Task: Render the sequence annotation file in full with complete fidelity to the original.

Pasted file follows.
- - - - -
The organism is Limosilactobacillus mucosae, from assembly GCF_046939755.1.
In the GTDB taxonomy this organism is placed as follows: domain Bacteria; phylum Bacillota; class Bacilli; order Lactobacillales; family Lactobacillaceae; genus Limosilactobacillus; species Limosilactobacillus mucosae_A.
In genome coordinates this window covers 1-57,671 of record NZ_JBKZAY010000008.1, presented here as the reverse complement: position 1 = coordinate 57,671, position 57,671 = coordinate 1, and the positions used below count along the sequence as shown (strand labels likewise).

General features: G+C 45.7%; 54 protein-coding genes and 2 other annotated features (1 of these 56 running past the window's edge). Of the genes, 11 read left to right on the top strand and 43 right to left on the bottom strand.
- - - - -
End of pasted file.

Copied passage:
The organism is Limosilactobacillus mucosae, from assembly GCF_046939755.1.
In the GTDB taxonomy this organism is placed as follows: domain Bacteria; phylum Bacillota; class Bacilli; order Lactobacillales; family Lactobacillaceae; genus Limosilactobacillus; species Limosilactobacillus mucosae_A.
In genome coordinates this window covers 1-57,671 of record NZ_JBKZAY010000008.1, presented here as the reverse complement: position 1 = coordinate 57,671, position 57,671 = coordinate 1, and the positions used below count along the sequence as shown (strand labels likewise).

General features: G+C 45.7%; 54 protein-coding genes and 2 other annotated features (1 of these 56 running past the window's edge). Of the genes, 11 read left to right on the top strand and 43 right to left on the bottom strand.